std::generate(numbers.begin(), limit, rand1);
std::generate(limit, numbers.end(), rand2);

Iterator-based algorithms give you a better control on the range you are operating on.

  • 8
    While the readability reason is a HUGE one to prefer algorithms, this is the only answer that shows range-based for-loop is only a subset of what algorithms are, and hence cannot deprecate anything...
    – K-ballo
    Jan 10 '13 at 23:06

For the particular case of std::generate, I agree with the previous answers on readability/intent issue. std::generate seems a more clear version to me. But I admit that this is in a way a matter of taste.

That said, I've have another reason to not throw away the std::algorithm - there are certain algorithms which are specialized for some data types.

The simplest example would be std::fill. The general version is implemented as a for-loop over the provided range, and this version will be used when instantiating the template. But not always. E.g. if you'll provide it a range which is a std::vector<int> - often it will actually call memset under the hood, yielding a much faster and better code.

So I'm trying to play an efficiency card here.

Your hand-written loop might be as fast as a std::algorithm version, but it can hardly be faster. And more than that, std::algorithm may be specialized for particular containers and types and it's done under the clean STL interface.


My answer would be maybe and no. If we're talkinng about C++11, then maybe (more like no). For example std::for_each is really annoying to use even with lambdas:

std::for_each(c.begin(), c.end(), [&](ExactTypeOfContainedValue& x)
    // do stuff with x

But using range-based for is a lot better:

for (auto& x : c)
    // do stuff with x

On the other hand, if we're talking about C++1y, then I would argue that no, the algorithms will not be obsoleted by range based for. In C++ standard committee there is a study group that is working on a proposal to add ranges to C++, and also there is work being done on polymorphic lambdas. Ranges would remove the need to use pair of iterators and polymorphic lambda would let you to not specify exact argument type of lambda. This means that std::for_each could be used like this (don't take this as a hard fact, it's just what the dreams look like today):

std::for_each(c.range(), [](x)
    // do stuff with x
  • So in the latter case, the advantage of the algorithm would be that by writing [] with the lambda you specify zero-capture? That is, by comparison with just writing a loop body you've isolated a chunk of code from the variable lookup context that it lexically appears in. Isolation is usually helpful to the reader, less to think about while reading. Jan 10 '13 at 13:55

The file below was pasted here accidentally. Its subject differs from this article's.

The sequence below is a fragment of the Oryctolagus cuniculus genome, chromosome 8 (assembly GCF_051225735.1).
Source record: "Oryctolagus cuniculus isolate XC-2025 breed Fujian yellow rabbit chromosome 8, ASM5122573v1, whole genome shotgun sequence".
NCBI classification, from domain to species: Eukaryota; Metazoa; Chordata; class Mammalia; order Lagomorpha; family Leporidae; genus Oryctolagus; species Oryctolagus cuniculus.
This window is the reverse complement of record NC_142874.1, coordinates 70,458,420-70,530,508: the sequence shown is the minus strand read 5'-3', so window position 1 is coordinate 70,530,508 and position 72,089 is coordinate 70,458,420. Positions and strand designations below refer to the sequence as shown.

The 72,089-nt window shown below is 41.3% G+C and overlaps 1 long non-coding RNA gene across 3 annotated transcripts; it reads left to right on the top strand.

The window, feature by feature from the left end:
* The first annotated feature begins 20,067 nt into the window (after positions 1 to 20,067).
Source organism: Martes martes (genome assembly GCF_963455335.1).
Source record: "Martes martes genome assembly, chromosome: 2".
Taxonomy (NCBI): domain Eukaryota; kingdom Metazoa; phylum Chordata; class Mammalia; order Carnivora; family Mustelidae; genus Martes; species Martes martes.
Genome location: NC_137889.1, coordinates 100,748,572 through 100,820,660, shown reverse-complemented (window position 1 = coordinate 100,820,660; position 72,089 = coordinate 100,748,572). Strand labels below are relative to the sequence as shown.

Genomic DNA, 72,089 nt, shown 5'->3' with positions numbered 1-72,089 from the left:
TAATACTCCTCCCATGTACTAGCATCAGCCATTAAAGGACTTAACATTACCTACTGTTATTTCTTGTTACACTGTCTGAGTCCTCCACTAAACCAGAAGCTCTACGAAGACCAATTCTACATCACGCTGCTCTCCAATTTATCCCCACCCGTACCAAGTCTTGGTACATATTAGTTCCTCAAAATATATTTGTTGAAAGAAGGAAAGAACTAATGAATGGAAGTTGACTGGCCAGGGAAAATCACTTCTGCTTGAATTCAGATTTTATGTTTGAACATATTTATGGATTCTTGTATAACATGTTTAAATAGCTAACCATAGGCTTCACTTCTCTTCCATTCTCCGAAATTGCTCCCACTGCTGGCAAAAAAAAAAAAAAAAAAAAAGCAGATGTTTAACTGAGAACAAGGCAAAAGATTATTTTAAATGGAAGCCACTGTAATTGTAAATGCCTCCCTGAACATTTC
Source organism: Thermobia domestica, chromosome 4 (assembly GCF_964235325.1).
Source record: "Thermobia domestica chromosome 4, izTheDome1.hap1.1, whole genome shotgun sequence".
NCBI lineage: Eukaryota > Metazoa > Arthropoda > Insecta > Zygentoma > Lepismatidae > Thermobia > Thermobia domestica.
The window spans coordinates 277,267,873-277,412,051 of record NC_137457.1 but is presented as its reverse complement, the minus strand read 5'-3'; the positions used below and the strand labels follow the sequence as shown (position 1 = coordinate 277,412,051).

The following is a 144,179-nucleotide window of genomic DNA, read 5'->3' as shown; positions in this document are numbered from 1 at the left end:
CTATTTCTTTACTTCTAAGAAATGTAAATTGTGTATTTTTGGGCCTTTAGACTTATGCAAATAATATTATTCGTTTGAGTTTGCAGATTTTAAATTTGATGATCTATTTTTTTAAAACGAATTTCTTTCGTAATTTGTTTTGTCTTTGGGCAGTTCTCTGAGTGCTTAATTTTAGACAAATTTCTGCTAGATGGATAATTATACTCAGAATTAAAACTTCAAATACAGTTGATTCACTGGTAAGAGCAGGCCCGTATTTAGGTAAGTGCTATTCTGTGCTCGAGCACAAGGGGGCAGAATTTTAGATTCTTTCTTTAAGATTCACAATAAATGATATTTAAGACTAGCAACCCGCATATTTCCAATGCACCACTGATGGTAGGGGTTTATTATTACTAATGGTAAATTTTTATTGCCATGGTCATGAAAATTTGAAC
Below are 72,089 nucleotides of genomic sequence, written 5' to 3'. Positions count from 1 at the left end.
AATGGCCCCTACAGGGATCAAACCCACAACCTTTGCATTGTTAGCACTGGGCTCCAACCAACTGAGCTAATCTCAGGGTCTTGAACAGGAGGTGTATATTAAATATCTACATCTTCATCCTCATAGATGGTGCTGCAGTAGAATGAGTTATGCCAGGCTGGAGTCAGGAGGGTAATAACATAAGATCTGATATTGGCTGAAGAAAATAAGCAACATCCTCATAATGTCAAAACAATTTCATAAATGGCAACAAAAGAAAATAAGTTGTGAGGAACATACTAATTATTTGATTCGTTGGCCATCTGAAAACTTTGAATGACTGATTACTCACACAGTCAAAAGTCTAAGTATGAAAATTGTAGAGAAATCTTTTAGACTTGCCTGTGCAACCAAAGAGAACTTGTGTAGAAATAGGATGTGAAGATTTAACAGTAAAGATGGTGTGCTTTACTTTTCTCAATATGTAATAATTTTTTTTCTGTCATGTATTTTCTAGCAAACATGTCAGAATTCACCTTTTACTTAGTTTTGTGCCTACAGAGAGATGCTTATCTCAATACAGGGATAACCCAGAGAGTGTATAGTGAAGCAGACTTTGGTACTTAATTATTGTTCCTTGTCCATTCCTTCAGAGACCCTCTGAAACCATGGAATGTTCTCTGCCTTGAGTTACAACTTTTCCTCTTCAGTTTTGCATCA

• 1
    The capture is not the point. The point is that with polymorphic lambda you won't need to explicitly spell out what the type of x is. Jan 10 '13 at 14:25
  • 1
    In that case it seems to me that in this hypothetical C++1y, for_each is still pointless even when used with a lambda. foreach+capturing lambda is currently a verbose way of writing a range-based for loop, and it becomes slightly less verbose way but still more so than the loop. Not that I think you should have to defend for_each, of course, but even before seeing your answer I was thinking that if the questioner wanted to beat up algorithms, he could have picked for_each as the softest of all possible targets ;-) Jan 10 '13 at 14:33
  • Not going to defend for_each, but it has one tiny advantage over range-based for - you can make it parallel more easily just by prefixing it with parallel_ to turn it into parallel_for_each (if you use PPL, and assuming it's thread-safe to do so). :-D Jan 10 '13 at 15:10
  • @lego Your "tiny" advantage is indeed a "big" advantage if generalizing it up to the fact, that the std::algorithms' implementation is hidden behind their interface and might be arbitrarily complex (or arbitrarily optimized). Jan 11 '13 at 12:38

One thing that should be noticed is that an algorithm express what is done, not how.

Range-based loop include the way things are done: start with the first, apply and go next element until the end. Even a simple algorithm could do things differently (at least some overloads for specific containers, not even thinking about the horrible vector), and at least the way it is done is not the writer business.

TO me that's much of the difference, encapsulate as much as you can, and that justifies the sentence when you can, use algorithms.


Range-based for-loop is just that. Until of course standard is changed.

Algorithm is a function. A function which puts some requirements on its parameters. The requirements are phrased in a standard to allow for example implementation that takes advantage of all available execution threads and will speed you up automatically.

Your Answer

By clicking “Post Your Answer”, you agree to our terms of service, privacy policy and cookie policy

Not the answer you're looking for? Browse other questions tagged or ask your own question.